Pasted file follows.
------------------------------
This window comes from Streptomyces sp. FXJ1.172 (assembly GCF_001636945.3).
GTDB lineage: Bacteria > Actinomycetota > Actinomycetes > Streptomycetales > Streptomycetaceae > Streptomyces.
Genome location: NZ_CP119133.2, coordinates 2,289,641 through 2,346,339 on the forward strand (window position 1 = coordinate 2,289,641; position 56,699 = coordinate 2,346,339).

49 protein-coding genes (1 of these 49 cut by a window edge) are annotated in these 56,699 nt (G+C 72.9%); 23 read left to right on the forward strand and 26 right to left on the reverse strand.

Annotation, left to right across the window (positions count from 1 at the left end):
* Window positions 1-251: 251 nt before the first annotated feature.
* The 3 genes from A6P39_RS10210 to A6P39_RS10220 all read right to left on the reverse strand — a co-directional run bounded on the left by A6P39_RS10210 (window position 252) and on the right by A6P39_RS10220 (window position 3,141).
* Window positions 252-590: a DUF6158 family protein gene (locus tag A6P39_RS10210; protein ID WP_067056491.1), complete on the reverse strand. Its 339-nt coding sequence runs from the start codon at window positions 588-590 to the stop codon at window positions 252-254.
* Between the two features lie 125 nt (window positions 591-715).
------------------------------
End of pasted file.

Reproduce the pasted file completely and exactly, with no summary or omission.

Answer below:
This window comes from Streptomyces sp. FXJ1.172 (assembly GCF_001636945.3).
GTDB lineage: Bacteria > Actinomycetota > Actinomycetes > Streptomycetales > Streptomycetaceae > Streptomyces.
Genome location: NZ_CP119133.2, coordinates 2,289,641 through 2,346,339 on the forward strand (window position 1 = coordinate 2,289,641; position 56,699 = coordinate 2,346,339).

49 protein-coding genes (1 of these 49 cut by a window edge) are annotated in these 56,699 nt (G+C 72.9%); 23 read left to right on the forward strand and 26 right to left on the reverse strand.

Annotation, left to right across the window (positions count from 1 at the left end):
* Window positions 1-251: 251 nt before the first annotated feature.
* The 3 genes from A6P39_RS10210 to A6P39_RS10220 all read right to left on the reverse strand — a co-directional run bounded on the left by A6P39_RS10210 (window position 252) and on the right by A6P39_RS10220 (window position 3,141).
* Window positions 252-590: a DUF6158 family protein gene (locus tag A6P39_RS10210; protein ID WP_067056491.1), complete on the reverse strand. Its 339-nt coding sequence runs from the start codon at window positions 588-590 to the stop codon at window positions 252-254.
* Between the two features lie 125 nt (window positions 591-715).